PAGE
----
Agile in Web Development

Few days ago, Phillip Calçado from Thoughtworks came to our office and gave a presentation on Agile Web Development.

Here are the slides of his presentation - Agile and Web Projects in 20 Minutes (slide 12 really cracks me up). Phillip is also a blogger - - beware he writes long posts!

The timing of the presentation coincides nicely with me finishing Scrum and XP in Trenches (free non printable PDF from InfoQ) last week.

Phillip explained cheekily what tends to happen in a (waterfall) project - project started off with high spirit but ended up sourly in the end, why? It is because the long delivery (and feedback) cycle on the traditional waterfall way.

This is what usually happens - after the scoping period - the client signs up a contract that lists X number of features to be delivered by Y date. And then away the development team goes implementing - closer to Y date perhaps 1 month before - client is starting to review the staging site. The client begins to see things are not exactly what he had in mind - he becomes unhappy and requesting changes to be made (the closer to the delivery date, the appropriate word to use will be demanding and threatening).

The development team’s boss doesn’t want to lose the client (and the money) and does what a normal boss would do - he asks the team to work overtime to meet the change requests (and still meet the deadline). And so the team work overtime.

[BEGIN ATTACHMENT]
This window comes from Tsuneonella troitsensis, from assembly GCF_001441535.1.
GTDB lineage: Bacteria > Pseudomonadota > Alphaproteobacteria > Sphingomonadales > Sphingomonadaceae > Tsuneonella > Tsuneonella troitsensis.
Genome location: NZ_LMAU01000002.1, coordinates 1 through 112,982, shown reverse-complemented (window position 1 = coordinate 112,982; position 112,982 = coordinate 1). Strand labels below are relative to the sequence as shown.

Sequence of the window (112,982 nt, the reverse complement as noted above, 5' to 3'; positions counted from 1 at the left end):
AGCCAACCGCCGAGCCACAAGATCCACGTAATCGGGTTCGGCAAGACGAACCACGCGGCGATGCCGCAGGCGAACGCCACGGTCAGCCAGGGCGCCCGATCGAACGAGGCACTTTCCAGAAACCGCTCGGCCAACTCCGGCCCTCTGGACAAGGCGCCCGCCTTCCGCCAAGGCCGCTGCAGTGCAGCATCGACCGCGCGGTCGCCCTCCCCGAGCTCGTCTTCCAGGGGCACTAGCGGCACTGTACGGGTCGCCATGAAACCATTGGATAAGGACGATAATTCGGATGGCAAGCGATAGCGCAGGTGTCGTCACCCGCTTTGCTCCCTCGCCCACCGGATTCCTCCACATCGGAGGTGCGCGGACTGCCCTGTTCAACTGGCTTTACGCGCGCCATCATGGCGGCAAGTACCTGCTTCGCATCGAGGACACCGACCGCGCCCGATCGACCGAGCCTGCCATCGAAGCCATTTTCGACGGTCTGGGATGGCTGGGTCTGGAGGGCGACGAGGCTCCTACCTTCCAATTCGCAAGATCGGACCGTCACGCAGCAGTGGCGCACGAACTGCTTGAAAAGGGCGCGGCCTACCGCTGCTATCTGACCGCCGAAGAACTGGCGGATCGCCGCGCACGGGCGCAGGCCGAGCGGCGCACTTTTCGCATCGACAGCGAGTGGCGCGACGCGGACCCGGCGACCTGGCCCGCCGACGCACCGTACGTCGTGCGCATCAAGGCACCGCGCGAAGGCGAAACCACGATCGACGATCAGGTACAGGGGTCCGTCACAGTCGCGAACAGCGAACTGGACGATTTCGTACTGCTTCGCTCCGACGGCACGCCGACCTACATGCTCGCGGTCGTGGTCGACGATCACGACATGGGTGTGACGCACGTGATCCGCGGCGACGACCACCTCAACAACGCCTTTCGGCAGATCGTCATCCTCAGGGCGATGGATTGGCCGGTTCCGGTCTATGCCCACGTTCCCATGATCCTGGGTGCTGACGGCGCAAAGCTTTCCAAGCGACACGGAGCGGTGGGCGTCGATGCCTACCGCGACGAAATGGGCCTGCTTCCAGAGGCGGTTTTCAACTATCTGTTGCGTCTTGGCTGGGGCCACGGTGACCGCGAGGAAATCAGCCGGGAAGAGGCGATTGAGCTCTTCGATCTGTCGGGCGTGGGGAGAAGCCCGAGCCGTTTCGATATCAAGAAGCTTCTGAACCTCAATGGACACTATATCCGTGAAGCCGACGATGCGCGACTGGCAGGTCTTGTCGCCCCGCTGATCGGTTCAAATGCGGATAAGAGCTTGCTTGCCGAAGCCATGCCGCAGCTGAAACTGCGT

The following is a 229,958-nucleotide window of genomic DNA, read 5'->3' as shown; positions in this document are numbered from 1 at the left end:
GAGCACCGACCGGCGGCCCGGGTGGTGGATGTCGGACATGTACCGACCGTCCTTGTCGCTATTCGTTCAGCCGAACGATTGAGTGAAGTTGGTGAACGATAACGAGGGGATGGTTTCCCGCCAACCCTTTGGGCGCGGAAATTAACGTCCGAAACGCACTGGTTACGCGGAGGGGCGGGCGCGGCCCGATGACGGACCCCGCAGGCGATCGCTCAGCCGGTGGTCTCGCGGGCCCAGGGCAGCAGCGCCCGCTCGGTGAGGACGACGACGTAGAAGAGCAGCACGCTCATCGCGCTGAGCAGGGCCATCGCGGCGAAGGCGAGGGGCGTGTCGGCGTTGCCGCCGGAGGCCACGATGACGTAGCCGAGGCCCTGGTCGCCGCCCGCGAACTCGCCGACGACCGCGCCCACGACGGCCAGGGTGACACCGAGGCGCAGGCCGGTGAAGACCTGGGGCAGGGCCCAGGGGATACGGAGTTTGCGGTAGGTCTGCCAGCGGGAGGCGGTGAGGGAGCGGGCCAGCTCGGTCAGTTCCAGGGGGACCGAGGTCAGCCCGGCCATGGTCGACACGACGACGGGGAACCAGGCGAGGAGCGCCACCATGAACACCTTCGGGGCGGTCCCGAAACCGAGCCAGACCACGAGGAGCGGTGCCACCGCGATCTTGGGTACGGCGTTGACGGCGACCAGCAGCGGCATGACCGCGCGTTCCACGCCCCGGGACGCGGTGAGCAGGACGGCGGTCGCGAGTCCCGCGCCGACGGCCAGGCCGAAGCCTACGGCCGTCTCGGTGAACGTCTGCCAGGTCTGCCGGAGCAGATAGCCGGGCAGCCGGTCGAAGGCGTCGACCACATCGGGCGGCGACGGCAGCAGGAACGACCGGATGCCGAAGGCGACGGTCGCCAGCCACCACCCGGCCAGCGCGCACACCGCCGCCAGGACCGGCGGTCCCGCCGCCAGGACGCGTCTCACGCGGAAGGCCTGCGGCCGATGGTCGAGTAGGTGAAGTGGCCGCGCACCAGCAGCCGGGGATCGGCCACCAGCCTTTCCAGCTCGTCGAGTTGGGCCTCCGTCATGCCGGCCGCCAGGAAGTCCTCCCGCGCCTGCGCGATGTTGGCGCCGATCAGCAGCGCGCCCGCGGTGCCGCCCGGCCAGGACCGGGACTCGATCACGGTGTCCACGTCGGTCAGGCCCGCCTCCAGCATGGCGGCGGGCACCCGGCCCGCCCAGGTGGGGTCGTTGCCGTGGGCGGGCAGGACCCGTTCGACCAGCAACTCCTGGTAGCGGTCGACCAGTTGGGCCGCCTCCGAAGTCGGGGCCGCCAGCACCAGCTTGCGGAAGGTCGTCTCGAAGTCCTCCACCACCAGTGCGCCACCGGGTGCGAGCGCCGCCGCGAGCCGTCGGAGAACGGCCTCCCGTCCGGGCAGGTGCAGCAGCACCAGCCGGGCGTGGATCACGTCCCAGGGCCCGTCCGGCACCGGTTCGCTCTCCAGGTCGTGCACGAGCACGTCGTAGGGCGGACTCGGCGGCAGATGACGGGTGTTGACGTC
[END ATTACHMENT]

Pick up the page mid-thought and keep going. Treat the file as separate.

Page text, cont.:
At the end (and this is the slide number 12) - the client gets the end product that he “can live with” and some fed up developers just resigned all together.

The solution that Agile proposes is to have shorter delivery/feedback cycle. The development team can release a version of the project say every two weeks - get it reviewed by client. All well and good, but here’s the catch - using this approach, the development team cannot promise X number of features to be delivered by Y date. What it can promise is, there will X number of people working in this project until Y date, there will be a release every 2 weeks. The outcome of the project (or whatever features will feature in the end) is continually shaped throughout the project by the client and the team.

Phillip then explained the tools and techniques he uses on his projects:

First, Agile (or Scrum at least) requires dedicated team works on a project for a period of time. A team doing a sprint shouldn’t be doing any other things not related to a sprint. This doesn’t seem to be the case with web development firms (at least not the ones that I have ever worked with) - more realistic picture is developers are floating between few projects, being pulled to different projects at ad hoc basis as required. Perhaps this would be easier if the company has larger pool of developers.

Secondly, it will be hard to ask client not to sign up on features deliverables. To implement Agile, the client needs to be on board with Agile practices as well. Apparently Thoughtworks will not accept clients that won’t go through Agile practices. It will be impossible for smaller web firms to say no to clients that won’t do Agile (and not committing on x features by y date).

I’m still pretty green with the whole Agile thing,  it makes sense, but it seems also too good to be true - so far I’ve read the successful outcome, would be interested to see when and where Agile projects fail as well.

It seems learning Agile would be a beneficial thing to do, kind of a good break as well from learning new languages/frameworks.  By the way, if you are in Sydney there are 2 Agile meetups here: